Update Feb 4, 2009: I recently learned about Jekyll, which puts these ideas into a solid framework.
I know that web applications and content management systems are the hot thing right now (and maybe will be for some time), but sometimes you wonder whether a few static html pages wouldn’t be sufficient anyway. The advantages are pretty clear: No database back-end, no tweaking of apache configurations, and of course, nothing beats static html pages in terms of speed and memory requirements.
This approximately describes the situation I was in when I decided to restructure my own homepage.
It turns out that it is actually possible to write a page generator along the principles used in web frameworks such as rails and end up with something quite elegant. And it’s fun, too!
Some of the power of a framework like rails comes from a clear separation between data, business logic, and presentation. This kind of separation is also called the MVC-Pattern (Model-View-Controller). All the data is typically stored in a database like MySQL, and the presentation is encoded in template files.
So how can we duplicate this kind of separation with a static page-generator? Luckily, ruby comes with all the tools you need. Let us walk through a little example, the inevitable blog (without commenting functionality, of course).
Let’s start with the database. We will just store all the information into YAML files. YAML is a file format which puts special emphasis on being easy to read and maintain by a human. The format is pretty self-explanatory:
- date: August 4, 2008 title: Same old, same old text: | Sometimes, you just wake up with that feeling that something great is happening today. I couldn't really lay my finger on it, but I was very sure that... - date: August 6, 2008 title: You wouldn't believe text: | You know when I said that something great would happen two days ago? And you know what...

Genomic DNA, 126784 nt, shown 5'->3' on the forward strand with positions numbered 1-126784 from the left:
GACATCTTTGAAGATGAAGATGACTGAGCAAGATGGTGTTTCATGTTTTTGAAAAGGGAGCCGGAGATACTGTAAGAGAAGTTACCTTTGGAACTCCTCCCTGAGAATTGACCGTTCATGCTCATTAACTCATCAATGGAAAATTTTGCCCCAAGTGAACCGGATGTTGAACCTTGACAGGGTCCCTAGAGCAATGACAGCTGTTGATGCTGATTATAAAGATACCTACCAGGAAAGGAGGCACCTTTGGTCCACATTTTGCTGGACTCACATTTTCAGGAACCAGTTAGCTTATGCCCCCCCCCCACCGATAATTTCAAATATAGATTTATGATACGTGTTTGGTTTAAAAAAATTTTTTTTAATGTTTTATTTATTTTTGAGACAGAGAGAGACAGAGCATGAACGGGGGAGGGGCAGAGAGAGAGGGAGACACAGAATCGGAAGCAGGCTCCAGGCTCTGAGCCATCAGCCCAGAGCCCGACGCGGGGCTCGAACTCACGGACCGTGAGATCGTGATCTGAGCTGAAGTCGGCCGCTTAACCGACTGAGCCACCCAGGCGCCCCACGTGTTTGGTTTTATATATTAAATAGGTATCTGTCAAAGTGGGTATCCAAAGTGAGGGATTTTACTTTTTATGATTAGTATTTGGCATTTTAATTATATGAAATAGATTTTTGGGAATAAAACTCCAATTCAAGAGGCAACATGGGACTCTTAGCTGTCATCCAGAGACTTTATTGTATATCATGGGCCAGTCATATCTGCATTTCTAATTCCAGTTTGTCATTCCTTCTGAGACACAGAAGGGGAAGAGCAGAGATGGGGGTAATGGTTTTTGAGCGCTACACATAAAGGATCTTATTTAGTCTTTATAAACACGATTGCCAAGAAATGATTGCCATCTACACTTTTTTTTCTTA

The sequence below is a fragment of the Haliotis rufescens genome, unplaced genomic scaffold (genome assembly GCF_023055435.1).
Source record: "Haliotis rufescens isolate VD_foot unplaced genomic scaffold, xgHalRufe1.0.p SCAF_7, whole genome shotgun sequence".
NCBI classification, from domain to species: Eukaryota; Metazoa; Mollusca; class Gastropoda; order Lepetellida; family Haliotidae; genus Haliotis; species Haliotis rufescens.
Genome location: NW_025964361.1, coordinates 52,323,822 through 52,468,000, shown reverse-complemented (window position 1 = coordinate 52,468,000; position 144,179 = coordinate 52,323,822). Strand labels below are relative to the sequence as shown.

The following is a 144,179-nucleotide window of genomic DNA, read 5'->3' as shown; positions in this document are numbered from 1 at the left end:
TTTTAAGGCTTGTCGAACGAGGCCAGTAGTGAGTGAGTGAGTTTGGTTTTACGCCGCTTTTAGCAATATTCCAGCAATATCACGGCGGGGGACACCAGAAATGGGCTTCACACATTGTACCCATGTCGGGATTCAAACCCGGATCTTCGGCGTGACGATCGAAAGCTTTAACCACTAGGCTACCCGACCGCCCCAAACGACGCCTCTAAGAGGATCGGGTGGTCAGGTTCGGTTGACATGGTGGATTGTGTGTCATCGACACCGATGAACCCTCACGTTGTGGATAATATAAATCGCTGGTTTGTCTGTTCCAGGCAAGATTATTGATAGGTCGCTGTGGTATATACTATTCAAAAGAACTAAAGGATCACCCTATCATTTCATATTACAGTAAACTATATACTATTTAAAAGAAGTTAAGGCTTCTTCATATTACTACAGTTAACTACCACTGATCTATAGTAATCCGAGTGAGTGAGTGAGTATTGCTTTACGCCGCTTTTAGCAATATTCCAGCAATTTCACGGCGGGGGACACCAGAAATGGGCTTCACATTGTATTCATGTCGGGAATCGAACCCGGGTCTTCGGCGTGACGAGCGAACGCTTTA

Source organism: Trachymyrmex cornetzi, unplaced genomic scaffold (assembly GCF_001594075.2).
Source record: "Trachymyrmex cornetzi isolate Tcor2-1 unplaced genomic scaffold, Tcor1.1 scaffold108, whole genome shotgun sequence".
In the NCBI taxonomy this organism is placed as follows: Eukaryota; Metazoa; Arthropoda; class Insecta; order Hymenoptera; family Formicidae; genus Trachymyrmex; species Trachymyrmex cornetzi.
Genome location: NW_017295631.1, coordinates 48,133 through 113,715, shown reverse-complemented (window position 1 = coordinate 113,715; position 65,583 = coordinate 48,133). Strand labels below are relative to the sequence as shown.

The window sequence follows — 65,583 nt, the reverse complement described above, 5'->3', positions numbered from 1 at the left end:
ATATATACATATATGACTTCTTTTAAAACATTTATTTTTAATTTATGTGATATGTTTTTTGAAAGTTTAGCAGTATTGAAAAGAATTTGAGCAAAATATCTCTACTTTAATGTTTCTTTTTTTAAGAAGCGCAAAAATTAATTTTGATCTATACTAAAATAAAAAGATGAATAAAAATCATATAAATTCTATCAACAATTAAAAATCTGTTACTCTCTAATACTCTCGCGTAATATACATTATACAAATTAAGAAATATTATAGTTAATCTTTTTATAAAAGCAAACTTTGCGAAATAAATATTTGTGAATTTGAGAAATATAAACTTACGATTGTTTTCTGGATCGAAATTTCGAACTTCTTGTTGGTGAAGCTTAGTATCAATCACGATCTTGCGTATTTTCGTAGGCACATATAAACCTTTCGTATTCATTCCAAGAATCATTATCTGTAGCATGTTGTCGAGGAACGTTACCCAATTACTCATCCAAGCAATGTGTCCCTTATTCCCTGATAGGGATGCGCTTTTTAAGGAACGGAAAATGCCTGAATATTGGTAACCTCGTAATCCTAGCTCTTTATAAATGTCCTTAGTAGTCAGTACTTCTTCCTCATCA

This file contains two entries, encoded as hashes. The “|” indicates indented multi-line data.
Using the YAML library, you can easily load this data with
And if you inspect blog you will find that is an array of two hashes.
Next, we need to render the result. We’ll use the erb library, which you might know from rails. Here is a possible template file
(Almost looks like were coding in rails, right?
Let’s finally put all things together. We store the YAML file in blog.yaml and the template file in blog.rhtml. Then, the following script will generate blog.html:
And here is the result:
This way, you can easily add new posts by editing just the YAML file, and fiddle with the presentation in the template file. You’re not even restricted to a fixed number of pages, you could, for example, also generate a separate (static) page for each individual post (dynamically) by the script.
And it doesn’t stop here, adding a lightweight markup engine like BlueCloth you can even start using wiki-style markup in your texts.
So, it doesn’t always have to be a full fledged web application framework, you can have similar flexibility (minus the interactivity, of course), using a few readily available tools, and very few lines of code as well.
Posted by at 2008-08-06 16:22:00 +0200blog comments powered by Disqus